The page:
Where was the unknown, unidentified one, though?  Back in the water from which it had emerged.

Tugau changed back, followed by Megaera. They exchanged long, steady looks.

There was a lot of explaining to do on all sides, by every one of the diploids.

Surprisingly, nothing was said by anyone while the four were still on the beach. Only after all had climbed aboard the sailboat and were on their way back to Echinus did Uint turn to the visitors from Diadema. He began with an apology.

“Forgive me for not telling you ahead of time what was going to happen today. My grandson and I both believed it was best for events to take their own course. Neither of us was certain whether there would be any emergence from the waters. It might have been all for nothing had we started with revelations and confessions on our part. It had to be this way, although there were risks involved in keeping the two of you in ignorance of what might occur.”

Tugau took the opportunity to make a declaration.

“We recognize what diploid transformation is, because both my wife and I are capable of experiencing it, though not in the way that we witnessed back there on the beach. You see, we two do not have the turtle as our secundi, but entirely different forms which I can explain to the two of you in time.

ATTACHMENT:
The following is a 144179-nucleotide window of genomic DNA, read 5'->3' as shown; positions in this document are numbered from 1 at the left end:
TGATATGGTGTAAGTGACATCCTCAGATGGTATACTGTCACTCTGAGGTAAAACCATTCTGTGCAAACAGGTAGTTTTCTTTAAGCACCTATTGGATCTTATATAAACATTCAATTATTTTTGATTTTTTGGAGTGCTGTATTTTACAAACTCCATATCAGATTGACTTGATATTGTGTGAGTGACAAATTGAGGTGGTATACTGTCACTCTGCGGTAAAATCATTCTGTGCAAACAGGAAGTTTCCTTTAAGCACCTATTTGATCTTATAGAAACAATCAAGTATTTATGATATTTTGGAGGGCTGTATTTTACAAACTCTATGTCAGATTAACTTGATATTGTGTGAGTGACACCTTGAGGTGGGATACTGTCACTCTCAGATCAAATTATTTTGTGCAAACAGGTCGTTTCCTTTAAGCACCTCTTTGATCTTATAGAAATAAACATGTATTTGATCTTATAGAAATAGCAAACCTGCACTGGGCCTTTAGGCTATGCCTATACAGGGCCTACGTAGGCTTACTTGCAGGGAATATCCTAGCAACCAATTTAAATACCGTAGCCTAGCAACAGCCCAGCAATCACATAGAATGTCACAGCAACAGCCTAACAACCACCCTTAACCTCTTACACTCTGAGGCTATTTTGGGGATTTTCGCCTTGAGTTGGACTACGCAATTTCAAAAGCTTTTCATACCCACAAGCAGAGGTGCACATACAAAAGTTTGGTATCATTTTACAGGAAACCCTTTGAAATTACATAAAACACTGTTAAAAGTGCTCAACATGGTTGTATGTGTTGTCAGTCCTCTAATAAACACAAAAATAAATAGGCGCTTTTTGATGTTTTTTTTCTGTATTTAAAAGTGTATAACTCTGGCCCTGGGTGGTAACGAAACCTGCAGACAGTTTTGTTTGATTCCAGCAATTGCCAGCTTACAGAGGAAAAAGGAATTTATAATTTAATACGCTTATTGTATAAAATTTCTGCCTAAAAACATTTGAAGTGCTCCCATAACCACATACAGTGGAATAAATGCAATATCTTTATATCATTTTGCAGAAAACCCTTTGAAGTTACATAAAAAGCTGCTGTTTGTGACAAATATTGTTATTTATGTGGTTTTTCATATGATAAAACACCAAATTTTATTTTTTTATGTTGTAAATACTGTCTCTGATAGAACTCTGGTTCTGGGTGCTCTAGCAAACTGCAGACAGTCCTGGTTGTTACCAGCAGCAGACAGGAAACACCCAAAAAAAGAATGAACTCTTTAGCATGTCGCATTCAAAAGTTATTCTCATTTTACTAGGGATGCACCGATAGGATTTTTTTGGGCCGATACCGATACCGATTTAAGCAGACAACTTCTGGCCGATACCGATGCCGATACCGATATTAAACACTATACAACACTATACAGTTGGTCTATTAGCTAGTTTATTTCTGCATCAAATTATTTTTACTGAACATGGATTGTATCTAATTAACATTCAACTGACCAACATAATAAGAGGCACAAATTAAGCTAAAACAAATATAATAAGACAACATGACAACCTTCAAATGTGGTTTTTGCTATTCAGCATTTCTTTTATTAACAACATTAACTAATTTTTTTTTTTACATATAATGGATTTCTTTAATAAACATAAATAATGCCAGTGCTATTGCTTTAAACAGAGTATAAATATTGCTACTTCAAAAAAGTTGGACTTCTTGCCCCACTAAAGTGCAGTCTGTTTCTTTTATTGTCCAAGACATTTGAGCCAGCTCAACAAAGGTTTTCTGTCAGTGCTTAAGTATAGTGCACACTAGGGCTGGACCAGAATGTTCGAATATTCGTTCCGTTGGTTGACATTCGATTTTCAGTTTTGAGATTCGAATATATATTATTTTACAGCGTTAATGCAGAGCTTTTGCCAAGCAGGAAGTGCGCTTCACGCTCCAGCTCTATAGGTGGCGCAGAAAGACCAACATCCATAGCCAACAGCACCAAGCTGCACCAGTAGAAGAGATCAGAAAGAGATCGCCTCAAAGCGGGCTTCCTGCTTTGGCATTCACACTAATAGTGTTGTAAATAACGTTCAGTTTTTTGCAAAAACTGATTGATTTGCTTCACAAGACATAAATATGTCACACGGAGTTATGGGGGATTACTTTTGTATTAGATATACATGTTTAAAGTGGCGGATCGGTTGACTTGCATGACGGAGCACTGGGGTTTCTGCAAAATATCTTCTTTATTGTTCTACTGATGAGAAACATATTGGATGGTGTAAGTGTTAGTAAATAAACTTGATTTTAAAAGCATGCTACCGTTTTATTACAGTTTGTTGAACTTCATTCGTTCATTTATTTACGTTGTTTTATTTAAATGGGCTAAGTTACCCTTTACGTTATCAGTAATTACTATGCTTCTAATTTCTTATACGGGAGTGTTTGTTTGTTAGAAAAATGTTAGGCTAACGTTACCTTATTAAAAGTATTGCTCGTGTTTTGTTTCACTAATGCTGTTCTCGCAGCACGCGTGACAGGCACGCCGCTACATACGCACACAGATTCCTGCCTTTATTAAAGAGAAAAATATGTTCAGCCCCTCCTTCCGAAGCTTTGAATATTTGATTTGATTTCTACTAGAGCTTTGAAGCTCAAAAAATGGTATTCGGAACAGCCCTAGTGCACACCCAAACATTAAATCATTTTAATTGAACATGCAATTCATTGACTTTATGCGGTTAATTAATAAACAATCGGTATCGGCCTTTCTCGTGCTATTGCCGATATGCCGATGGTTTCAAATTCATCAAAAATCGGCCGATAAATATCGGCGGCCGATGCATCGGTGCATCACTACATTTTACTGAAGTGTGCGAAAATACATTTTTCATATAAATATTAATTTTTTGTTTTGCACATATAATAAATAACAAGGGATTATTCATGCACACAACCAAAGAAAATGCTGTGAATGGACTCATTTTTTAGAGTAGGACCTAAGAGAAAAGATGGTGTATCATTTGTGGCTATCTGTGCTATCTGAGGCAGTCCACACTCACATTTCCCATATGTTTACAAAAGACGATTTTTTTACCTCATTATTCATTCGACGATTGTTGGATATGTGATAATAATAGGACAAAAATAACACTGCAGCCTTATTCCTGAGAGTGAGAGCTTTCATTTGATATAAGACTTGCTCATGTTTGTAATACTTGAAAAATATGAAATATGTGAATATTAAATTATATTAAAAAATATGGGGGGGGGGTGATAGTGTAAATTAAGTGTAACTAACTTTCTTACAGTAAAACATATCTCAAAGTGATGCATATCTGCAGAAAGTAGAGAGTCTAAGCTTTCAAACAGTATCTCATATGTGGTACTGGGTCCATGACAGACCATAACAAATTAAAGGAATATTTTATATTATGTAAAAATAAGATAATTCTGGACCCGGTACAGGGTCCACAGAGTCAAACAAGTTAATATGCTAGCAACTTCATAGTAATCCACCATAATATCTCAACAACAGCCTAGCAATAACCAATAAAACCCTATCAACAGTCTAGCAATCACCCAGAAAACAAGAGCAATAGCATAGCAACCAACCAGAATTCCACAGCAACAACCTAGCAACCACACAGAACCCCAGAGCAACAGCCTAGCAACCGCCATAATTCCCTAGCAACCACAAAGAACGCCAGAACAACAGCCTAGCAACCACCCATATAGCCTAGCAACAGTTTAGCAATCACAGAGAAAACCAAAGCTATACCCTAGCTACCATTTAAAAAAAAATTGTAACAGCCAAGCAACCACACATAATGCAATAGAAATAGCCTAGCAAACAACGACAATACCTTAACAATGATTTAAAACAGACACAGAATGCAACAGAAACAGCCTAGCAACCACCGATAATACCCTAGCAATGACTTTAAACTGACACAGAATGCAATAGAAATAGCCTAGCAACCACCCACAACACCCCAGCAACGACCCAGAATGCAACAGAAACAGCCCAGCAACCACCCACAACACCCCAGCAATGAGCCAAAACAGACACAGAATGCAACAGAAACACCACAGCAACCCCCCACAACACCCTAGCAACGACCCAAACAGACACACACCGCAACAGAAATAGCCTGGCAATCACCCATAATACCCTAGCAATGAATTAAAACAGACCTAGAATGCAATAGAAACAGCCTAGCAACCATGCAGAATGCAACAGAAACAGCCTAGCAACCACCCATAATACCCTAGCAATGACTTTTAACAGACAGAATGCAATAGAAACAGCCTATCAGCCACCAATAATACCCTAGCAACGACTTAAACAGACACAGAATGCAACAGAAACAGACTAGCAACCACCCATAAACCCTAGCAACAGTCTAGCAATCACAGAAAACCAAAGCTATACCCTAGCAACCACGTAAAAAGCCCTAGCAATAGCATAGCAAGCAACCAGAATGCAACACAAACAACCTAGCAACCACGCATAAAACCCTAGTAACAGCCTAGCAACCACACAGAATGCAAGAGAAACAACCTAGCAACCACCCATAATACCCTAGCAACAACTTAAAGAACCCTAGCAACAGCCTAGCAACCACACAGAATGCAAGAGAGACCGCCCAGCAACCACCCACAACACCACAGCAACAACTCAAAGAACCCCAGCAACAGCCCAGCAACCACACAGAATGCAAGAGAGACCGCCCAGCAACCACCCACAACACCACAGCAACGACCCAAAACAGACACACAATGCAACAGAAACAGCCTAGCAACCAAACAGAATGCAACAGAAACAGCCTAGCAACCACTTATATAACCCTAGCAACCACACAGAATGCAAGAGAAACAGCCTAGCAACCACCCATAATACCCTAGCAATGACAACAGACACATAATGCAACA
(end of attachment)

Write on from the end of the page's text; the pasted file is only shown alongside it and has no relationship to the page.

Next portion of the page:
“Neither of us is astonished, disoriented, or scandalized by what we saw. This tesudine character was new and unfamiliar to us, but thoroughly acceptable. There are still some questions in my mind, and I believe in my wife’s as well. These can wait. But we both assure you that there is nothing to fear from us or our knowledge of what transpired.

“We are your true, sincere friends. You can completely trust us.”

The smiles he gave the old man, then the grandson, were frank and deeply felt.

“I shall allow Yote to do the explaining,” stated Uint. “He can say it much better than me.”

The young boatman took a step forward and told his story.

“As soon as you climbed aboard the craft yesterday, I noticed that both of you were different, not like the ordinary tourists who come to Cape Ness. At once the suspicion arose that both of you possessed double forms of some sort. I had to conclude that neither of you had tortugan twins inside. You mentioned that your home was in Diaema. There are none like us so far from here. The diploids that resemble us stay near the sea, in the coastal region. This is the zone where we are able to survive.